Home South African Nedbank accused of using racist practises when dealing with black bond holders

Nedbank accused of using racist practises when dealing with black bond holders


The bank has lost the first round in a R2 million David vs Goliath case.

Johannesburg – Nedbank has lost the first round in a R2million David versus Goliath case, where the bank is accused of racism when dealing with black mortgage-bond holders.

Thina Bambeni is suing Nedbank for R2m for loss of earnings after she was forced to sell her Kempton Park home in January 2018 to cover a court-ordered payment of roughly R377000 when the bank sued her for being slightly in arrears.

The court order was made in June 2016. Bambeni told The Star that she was suing Nedbank because of “unscrupulous banks and their attorneys, who dispossess black clients of our properties in an unjust manner”.

Last week, Nedbank went to court to try to get the lawsuit against it dismissed, but the institution’s case was rejected and it was ordered to pay Bambeni’s legal costs.

Nedbank, according to papers filed at the South Gauteng High Court, reneged on its policy of allowing

Bambeni to affect a payment plan after she was R20705.88 in arrears on her bond, which she received in September 2015.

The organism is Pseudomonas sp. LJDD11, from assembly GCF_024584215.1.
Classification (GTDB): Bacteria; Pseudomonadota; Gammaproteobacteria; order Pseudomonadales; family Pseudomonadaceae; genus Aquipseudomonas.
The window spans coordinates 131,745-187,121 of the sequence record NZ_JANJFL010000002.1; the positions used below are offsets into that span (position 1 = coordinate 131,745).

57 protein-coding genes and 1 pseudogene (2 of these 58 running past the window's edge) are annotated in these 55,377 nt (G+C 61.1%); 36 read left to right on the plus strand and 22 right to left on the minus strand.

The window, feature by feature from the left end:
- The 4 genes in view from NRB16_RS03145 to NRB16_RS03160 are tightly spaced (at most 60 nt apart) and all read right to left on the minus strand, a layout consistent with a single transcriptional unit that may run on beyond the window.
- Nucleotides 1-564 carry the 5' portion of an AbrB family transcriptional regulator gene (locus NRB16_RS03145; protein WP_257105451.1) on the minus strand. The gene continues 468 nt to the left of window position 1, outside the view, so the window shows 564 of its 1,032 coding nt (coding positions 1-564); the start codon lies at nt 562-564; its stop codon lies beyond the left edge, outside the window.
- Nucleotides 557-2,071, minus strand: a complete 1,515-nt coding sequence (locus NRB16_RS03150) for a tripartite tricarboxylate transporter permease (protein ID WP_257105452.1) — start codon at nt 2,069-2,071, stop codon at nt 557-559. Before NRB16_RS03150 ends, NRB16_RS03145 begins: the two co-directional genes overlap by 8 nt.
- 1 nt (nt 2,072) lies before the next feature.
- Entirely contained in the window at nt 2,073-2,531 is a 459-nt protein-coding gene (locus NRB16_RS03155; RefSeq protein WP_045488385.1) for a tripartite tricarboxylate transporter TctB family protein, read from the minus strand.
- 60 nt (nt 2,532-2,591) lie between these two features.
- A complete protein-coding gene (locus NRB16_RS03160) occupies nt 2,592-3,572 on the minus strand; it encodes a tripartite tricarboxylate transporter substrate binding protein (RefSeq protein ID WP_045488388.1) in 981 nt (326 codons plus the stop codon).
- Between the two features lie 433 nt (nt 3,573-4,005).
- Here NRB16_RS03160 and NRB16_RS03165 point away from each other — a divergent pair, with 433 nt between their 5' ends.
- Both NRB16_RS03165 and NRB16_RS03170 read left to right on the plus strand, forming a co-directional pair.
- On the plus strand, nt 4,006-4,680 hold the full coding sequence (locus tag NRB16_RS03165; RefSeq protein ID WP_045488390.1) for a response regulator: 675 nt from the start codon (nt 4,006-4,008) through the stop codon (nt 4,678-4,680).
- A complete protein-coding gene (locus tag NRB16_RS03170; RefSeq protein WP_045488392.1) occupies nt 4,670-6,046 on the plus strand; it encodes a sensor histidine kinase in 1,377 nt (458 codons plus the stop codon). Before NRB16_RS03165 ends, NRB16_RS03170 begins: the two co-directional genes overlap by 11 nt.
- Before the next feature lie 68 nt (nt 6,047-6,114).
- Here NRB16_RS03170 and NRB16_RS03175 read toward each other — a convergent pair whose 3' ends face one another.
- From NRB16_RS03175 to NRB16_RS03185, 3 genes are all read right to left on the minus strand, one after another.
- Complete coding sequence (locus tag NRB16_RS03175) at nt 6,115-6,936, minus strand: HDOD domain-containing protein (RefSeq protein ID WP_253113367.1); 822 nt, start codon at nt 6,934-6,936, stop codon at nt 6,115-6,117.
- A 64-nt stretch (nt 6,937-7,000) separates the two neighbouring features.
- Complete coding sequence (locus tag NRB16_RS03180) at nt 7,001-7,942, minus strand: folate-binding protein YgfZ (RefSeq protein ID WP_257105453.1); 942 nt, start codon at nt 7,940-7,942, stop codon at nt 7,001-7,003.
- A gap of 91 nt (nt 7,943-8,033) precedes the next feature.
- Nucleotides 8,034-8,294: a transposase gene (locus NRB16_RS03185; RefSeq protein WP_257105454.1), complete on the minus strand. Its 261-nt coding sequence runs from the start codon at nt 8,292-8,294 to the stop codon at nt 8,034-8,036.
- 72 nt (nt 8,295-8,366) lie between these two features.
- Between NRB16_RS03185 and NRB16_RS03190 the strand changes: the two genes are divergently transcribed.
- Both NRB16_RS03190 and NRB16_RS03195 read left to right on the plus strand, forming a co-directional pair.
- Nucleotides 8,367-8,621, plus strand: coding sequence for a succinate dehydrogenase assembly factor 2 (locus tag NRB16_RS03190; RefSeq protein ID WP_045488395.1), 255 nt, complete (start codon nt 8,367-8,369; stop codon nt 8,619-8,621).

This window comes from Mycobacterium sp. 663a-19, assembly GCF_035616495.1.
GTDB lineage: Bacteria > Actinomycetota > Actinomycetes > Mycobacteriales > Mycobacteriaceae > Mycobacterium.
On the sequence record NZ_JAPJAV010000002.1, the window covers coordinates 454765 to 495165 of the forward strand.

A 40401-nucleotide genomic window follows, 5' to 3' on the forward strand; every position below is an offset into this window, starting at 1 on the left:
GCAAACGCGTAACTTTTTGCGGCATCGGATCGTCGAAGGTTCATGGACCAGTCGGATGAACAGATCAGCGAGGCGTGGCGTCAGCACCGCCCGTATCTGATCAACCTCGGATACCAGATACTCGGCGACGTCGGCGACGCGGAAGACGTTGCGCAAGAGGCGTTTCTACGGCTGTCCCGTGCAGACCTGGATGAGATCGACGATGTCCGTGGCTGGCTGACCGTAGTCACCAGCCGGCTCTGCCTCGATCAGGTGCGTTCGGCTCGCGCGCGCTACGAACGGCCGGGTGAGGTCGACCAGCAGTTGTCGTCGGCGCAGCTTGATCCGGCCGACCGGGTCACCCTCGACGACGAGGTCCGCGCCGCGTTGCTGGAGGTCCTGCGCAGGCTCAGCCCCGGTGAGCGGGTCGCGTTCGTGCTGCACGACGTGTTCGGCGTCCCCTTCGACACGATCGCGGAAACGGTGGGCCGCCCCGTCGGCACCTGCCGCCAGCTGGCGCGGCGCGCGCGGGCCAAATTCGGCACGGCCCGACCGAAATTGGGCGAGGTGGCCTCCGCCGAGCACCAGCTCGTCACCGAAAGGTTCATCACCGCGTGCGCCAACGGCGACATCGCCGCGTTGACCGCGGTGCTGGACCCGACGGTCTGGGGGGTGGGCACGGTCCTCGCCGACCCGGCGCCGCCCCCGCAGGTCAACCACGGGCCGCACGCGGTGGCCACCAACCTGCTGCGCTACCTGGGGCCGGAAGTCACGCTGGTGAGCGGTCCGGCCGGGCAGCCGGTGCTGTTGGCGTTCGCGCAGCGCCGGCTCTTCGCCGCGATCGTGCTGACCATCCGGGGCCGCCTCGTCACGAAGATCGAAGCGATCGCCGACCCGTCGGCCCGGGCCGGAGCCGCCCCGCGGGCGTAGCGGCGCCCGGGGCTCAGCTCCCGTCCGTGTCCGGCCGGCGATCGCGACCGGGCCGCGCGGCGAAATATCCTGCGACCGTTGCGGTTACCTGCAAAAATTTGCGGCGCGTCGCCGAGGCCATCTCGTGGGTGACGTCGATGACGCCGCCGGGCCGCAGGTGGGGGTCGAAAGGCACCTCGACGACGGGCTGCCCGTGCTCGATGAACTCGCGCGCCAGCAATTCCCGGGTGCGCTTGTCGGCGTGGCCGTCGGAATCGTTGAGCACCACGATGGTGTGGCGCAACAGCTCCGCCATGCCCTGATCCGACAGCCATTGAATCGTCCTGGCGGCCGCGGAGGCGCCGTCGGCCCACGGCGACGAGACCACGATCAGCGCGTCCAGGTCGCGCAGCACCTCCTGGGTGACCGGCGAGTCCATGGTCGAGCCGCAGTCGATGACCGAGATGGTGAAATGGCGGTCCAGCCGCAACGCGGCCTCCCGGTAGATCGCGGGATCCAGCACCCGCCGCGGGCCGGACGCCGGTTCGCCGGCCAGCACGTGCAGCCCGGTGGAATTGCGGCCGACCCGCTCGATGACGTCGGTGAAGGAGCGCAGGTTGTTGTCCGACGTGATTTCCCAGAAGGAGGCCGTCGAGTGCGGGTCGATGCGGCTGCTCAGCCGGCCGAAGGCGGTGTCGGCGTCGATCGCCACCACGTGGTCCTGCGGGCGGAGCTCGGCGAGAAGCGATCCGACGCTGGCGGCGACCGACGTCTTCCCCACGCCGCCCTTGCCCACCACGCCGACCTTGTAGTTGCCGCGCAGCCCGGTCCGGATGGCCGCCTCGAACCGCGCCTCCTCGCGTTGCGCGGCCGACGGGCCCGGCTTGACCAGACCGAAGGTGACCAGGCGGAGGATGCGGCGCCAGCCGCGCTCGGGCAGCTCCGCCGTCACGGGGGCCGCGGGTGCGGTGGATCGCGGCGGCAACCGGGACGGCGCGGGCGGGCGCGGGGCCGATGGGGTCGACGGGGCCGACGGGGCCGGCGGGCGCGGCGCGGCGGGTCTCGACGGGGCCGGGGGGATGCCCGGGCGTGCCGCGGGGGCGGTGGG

Bambeni alleged that the June 2016 “unlawful judgment” denied her an opportunity to join the Bonitas Medical Fund’s board of trustees, to which she was nominated in May 2017 and could have earned more than R2m in fees.

This followed a credit check conducted by Bonitas, which found the June 2016 judgment and disqualified her. The correspondence thereof forms part of court papers.

The papers also show that Nedbank, according to an email from its legal representatives Hammond and Pole, dated December 2016, had a policy to allow Bambeni to settle her arrears within three to six months to avoid legal action against her.

She showed in court papers that she fixed her arrears in five months.

The bank, Bambeni alleged, refused to adhere to its own policy as a means of swindling black clients out of their homes.

“The plaintiff (Bambeni) had paid off her outstanding arrears in five months and her mortgage bond was operating in a healthy (and) functional manner,” read Bambeni’s papers.

She’s also suing the bank for an additional R120000 for loss of rental income as she was letting out her Kempton Park property when the home was sold, as well as loss of investment value, which needs to be quantified by an actuary.

In a statement to The Star, Nedbank said: “The judgment dealt with a legal exception raised by Nedbank; that is, technical legal arguments without presenting evidence, which, if successful, might dispense of the matter. Nedbank remains confident in defending the claim by Ms Bambeni.

“The judgment makes no finding on the facts, and merely permits Ms Bambeni to take her pleaded case to trial. Nedbank remains of the view that Ms Bambeni’s claim is without merit, and denies any allegations of improper and or racist treatment against clients.”

Bambeni welcomed last week’s judgment, asserting that she was tired of black people being hoodwinked by “unscrupulous” banks.

“I want Nedbank and big corporates to learn a lesson out of this. The properties, homes and credit scores of black people are highly-valued commodities to us,” she told The Star.

The Star

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